US Steps Back

International agreements are enormously complex.  They cannot be explained in sound bites so no one understands them completely except the negotiators and the handful of speed-readers who are dedicated enough to read through them.  Both political parties can find some language in them support their positions. So how are we to know whether the Trump administration should be applauded for withdrawing from the Paris Climate Accord or castigated?  Three possible answers.

  1. It is a Trump administration decision so anyone with a brain
    1. should oppose it
    2. should support it
  2. It was negotiated by the Obama administration so anyone with a brain
    1. should oppose it
    2. should support it
  3. Other

Ok – that was a trick question.  The answer is of course Ÿ.  [Editor’s note – this character was not able to be interpreted from the original manuscript.  Apologies.]

You can argue the facts . . .

You can argue whether is good or bad for the US, whether it is binding enough on other countries or too binding on the US, whether the Senate should have been asked to ratify it.

[Tangent:  Would anyone seriously ask the Senate of the United States to take some substantive action on a matter of world-wide importance when they can’t even pass a budget?  When they only work around 130 days a year (that’s 100 or so days less than you do).  When they are more interested in investigations and photo-ops than in legislating?  When they would rather pass symbolic acts with no possibility of becoming law than take a risk on a real law?  And now back to the main show.]

You can argue that we should not be subject to any level of control by foreign organizations even though the agreement is not binding and we can unilaterally change our level of commitment.  You can even argue whether we should be good and effective neighbors with our fellow world inhabitants.

But you can’t lead from outside . . .

But, it is hard to see any positive relationship between leaving the Paris accords and our ability to continue as a world leader.  We will create a vacuum that someone will fill in climate change debates and international bodies.  Our influence in the UN will diminish leaving the world’s strongest advocate for human rights and individual liberty on the sidelines.   That in turn reduces our ability to protect countries like Israel from what many perceive as UN heavy-handedness.  If there is a need for another treaty or sanctions against a rogue nation like North Korea or Iran, other countries may be less likely to trust us to lead the negotiations for fear we’ll quit if the result isn’t perfect for America.  (Remember the saying “the perfect is the enemy of the good”?)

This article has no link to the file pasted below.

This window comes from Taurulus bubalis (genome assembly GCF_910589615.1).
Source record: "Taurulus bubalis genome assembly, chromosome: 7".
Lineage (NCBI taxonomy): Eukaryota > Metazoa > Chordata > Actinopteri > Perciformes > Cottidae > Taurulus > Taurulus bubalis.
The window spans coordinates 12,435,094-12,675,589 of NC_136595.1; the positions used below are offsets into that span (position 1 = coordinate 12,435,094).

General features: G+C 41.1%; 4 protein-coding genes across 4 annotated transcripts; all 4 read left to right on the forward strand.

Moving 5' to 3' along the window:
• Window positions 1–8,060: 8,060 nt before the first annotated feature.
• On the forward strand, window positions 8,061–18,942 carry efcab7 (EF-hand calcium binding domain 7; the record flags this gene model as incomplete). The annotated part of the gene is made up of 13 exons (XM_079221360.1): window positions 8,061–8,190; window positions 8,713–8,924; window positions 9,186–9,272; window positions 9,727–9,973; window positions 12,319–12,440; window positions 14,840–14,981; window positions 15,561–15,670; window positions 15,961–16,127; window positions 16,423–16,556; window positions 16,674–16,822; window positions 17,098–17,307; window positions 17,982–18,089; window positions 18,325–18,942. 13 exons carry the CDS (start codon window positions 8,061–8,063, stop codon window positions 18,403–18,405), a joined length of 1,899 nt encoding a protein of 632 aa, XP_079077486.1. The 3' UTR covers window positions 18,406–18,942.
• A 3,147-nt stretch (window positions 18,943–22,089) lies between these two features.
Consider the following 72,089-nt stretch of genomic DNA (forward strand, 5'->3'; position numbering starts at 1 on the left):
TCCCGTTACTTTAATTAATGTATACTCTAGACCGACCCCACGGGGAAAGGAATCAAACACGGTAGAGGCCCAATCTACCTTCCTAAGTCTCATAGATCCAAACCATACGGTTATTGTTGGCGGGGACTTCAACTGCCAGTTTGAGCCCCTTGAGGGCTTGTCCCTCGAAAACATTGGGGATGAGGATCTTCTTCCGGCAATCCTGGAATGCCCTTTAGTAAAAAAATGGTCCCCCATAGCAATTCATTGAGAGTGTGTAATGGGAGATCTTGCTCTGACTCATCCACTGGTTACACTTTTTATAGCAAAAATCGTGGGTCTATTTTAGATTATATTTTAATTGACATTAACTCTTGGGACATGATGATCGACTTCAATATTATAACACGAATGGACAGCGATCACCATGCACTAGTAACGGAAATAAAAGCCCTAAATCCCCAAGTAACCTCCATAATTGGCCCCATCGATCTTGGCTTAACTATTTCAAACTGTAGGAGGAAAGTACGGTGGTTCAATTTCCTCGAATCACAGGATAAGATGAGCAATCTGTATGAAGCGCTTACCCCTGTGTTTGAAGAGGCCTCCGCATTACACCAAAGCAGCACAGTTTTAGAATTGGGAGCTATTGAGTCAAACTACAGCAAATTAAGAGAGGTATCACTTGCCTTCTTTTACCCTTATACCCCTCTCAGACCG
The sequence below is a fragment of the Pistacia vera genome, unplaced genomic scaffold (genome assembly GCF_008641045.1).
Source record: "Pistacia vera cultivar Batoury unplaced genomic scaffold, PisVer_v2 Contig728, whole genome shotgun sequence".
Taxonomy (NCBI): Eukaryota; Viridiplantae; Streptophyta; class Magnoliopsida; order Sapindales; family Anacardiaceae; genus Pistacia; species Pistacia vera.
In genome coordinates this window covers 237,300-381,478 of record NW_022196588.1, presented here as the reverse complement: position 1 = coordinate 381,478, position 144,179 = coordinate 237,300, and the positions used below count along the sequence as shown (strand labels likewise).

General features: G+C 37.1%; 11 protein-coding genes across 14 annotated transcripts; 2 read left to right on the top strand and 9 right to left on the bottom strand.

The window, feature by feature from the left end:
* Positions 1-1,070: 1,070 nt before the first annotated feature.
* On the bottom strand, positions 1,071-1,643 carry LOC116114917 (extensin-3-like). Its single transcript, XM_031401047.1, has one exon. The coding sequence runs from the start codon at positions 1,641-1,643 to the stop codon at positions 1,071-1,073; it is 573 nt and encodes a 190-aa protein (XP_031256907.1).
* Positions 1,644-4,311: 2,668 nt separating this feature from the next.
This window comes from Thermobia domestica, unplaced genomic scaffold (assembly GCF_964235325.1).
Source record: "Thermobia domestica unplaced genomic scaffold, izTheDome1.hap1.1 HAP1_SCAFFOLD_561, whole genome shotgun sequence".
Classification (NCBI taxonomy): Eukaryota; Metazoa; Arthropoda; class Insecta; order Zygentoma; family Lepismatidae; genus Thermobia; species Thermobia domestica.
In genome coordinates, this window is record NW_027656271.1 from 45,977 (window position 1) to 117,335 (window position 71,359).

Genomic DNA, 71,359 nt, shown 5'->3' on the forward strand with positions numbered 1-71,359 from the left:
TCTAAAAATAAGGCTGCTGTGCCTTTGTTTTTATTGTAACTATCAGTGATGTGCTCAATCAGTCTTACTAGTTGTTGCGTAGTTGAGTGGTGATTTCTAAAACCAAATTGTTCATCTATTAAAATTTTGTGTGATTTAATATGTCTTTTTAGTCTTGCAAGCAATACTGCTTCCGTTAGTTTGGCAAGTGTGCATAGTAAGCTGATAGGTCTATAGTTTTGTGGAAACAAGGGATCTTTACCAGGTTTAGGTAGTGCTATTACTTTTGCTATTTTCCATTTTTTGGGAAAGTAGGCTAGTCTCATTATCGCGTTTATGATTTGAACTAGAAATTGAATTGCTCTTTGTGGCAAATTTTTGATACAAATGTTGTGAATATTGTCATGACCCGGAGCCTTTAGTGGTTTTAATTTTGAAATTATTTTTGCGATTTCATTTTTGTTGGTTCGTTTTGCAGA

It is also hard to see how our security is in any way enhanced by leaving the climate accord.  It will cost us friends in Europe.  It will cost us something in our relationship with China as they step up to take our place in climate debates and use their position to improve their own strength in east Asia.  It continues the message that the United States is not going to be a player in mitigating world issues.  We will not be the world’s police force nor the world’s honest broker.  They can work out their issues on their own.  And we’ll deal with the consequences.  The last time the world was in the position of having no police force and no semi-trusted broker was 1939.

We could join the league of irrelevant nations . . .

There is one good thing about withdrawing from the Paris Accords.  That is we will become a member of that exclusive club of first class nations known as the “Irrelevant Three”.  We’ll join Syria, defender of injustice, and Nicaragua, who thought the treaty was not aggressive enough.  Maybe we can negotiate a better deal with them.



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